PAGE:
N.J. Constitutional Convention: Vol. 4, Page 680
of statutes, the constitutional rights of individuals, the interpretation of statutes involving a large number of persons, questions of jurisdiction, a doubtful question of general law of wide application, or perhaps where there is a dissent in a Part or a certification of a question by a Part to the Court.
The proposed revision of 1944 provided for a unified court system of state-wide jurisdiction at the trial level. The proposal grew out of a comprehensive study of our trial courts of original jurisdiction. The archaic character of these courts was responsible for the plan for a single court, then called the Superior Court (but preferably called the Supreme Court), divided into Law and Chancery Divisions. The Law Section was to have jurisdiction in all civil and criminal matters at law, and the Chancery Section to have jurisdiction in equity and probate causes. The reasons for such a court are as pressing now as they were then.
In the Journal editorials of May 8, 15 and 221 See pages 665 to 667, 667 to 670, and 670 to 671, supra. the basic reasons for such a unified court mechanism were outlined and reiterated. The only phase of such a system which may be met with objection at the Convention is the absorption of the Court of Chancery and its elimination as a separate and independent tribunal. But emotions and prejudices aside, there is no real reason for the perpetuation of its individuality. In a modern judicial system, where the objective is to provide for full, adequate and expeditious justice for all litigants, its jurisdictional idiosyncrasies and limitations should be ended. The historical accident which gave birth to the court should not now be made a blight on the path of progress.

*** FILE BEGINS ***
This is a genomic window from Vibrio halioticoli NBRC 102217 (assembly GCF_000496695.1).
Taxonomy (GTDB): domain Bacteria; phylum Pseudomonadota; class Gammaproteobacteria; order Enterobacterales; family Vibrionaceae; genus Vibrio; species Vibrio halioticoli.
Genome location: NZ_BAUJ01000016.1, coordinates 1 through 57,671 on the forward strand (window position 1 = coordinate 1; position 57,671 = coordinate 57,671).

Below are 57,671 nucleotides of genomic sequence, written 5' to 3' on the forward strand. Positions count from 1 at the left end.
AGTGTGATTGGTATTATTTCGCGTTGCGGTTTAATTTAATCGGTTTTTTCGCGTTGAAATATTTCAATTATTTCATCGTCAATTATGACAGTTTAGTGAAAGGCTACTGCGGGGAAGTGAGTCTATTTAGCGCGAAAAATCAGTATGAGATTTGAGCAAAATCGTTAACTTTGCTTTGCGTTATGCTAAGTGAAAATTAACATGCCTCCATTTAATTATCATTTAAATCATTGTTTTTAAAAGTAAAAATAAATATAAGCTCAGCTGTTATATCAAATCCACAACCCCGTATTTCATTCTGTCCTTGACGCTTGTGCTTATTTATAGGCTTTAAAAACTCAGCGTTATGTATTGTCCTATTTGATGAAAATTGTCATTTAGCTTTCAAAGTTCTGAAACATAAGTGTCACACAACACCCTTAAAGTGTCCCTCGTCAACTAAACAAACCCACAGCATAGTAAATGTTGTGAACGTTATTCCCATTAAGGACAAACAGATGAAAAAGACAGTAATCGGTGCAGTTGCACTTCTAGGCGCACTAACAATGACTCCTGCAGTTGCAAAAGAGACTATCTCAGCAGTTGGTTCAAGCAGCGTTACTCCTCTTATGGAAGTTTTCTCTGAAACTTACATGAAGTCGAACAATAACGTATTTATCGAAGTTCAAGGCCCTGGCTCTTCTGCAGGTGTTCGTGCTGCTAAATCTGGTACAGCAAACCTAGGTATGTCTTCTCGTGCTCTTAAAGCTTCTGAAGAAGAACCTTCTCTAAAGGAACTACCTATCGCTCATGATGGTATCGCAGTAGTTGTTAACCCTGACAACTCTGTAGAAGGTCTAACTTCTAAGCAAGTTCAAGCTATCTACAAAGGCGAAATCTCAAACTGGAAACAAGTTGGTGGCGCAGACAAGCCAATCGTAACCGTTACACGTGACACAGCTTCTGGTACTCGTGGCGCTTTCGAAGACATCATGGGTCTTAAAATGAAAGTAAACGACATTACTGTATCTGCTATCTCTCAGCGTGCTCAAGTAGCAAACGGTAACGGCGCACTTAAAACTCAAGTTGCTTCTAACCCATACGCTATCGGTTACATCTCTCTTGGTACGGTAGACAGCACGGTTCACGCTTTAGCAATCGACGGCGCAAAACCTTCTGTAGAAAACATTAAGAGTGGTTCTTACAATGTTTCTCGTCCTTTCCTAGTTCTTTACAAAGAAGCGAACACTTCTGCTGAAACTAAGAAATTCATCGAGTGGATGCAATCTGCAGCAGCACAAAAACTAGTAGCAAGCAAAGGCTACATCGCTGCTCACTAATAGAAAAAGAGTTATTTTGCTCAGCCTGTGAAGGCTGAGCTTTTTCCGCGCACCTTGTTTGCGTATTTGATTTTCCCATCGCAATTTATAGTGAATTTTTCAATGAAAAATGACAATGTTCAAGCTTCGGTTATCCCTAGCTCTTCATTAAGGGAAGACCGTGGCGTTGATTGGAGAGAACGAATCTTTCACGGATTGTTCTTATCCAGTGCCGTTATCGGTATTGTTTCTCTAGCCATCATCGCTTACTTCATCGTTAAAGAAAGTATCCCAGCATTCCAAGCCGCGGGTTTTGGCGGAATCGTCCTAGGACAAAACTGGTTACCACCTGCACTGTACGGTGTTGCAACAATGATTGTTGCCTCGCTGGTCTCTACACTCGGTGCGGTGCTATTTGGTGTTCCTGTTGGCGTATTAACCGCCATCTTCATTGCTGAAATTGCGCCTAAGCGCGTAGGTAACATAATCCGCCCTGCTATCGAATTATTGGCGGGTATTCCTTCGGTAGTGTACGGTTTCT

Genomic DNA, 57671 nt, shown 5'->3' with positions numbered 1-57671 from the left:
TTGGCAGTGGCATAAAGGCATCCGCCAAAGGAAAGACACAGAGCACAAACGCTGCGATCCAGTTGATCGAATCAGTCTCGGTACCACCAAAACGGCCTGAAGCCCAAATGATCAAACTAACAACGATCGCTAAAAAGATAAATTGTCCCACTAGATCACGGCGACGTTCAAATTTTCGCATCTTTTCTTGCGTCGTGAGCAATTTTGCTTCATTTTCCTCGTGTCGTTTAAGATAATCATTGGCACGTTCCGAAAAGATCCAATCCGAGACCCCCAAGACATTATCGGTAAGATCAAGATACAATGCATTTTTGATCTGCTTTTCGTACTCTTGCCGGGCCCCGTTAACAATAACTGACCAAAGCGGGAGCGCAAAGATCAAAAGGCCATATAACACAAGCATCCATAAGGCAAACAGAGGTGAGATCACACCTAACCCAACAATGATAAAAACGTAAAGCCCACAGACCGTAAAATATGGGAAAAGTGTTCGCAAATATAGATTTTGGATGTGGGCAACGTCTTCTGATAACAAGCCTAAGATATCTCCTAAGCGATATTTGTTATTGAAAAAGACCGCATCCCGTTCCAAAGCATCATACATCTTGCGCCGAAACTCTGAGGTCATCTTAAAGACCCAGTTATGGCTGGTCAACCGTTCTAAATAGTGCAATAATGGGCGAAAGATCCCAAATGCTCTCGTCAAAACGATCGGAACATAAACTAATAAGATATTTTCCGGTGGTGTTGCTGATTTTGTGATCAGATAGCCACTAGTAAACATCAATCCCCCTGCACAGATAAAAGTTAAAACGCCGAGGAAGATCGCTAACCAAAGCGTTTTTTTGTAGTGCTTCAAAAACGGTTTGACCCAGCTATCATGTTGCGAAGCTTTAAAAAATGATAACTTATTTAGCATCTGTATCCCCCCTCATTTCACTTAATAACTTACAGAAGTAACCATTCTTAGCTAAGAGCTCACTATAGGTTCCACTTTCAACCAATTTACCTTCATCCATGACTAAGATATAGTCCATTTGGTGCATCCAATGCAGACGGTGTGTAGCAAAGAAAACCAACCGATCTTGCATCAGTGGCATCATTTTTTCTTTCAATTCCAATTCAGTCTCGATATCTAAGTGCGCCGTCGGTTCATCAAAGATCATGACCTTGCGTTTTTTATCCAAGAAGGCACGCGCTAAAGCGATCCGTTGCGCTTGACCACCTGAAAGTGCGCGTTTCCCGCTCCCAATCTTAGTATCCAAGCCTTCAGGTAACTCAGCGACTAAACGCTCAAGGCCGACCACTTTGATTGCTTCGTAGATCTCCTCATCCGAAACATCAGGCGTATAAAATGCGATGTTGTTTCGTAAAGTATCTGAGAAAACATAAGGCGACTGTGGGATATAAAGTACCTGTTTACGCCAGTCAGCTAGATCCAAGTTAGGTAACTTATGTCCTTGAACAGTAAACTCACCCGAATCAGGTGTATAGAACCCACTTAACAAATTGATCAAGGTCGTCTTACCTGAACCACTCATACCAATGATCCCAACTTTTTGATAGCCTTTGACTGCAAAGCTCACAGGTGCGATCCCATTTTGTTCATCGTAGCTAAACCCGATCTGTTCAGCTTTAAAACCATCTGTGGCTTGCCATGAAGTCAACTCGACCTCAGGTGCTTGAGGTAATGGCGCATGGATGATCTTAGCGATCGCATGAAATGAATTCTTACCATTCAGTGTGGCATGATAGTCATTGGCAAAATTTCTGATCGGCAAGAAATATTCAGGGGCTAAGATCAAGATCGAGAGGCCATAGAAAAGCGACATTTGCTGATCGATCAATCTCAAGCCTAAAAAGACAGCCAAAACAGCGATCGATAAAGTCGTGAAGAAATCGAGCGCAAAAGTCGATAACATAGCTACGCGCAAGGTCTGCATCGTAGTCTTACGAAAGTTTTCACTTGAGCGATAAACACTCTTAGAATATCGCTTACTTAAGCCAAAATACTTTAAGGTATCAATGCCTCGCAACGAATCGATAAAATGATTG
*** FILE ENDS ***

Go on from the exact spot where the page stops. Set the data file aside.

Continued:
In the editorial of May 15 a series of deficiencies in the present jurisdiction of the court were alluded to. These deficiencies are not matters of argument, they are matters of established fact and unanswerable, except through the establishment of an equity branch of a unified court.
All probate matters are peculiarly related to the work of a Chancery Division. At present the vice-ordinaries and the Orphans' Court judges have much concurrent and some conflicting jurisdiction over such matters. In the suggested Probate Division there will be one tribunal of state-wide jurisdiction presided over by judges who will be or become specialists in that field, and everyone will know where to go and how to obtain the desired relief.
On the law side of the unified court, civil and criminal causes would be entertained. The disposition of criminal causes presents no particular problem. No one seriously objects to a blending of Oyer and Terminer, Quarter Sessions, General Sessions and Special
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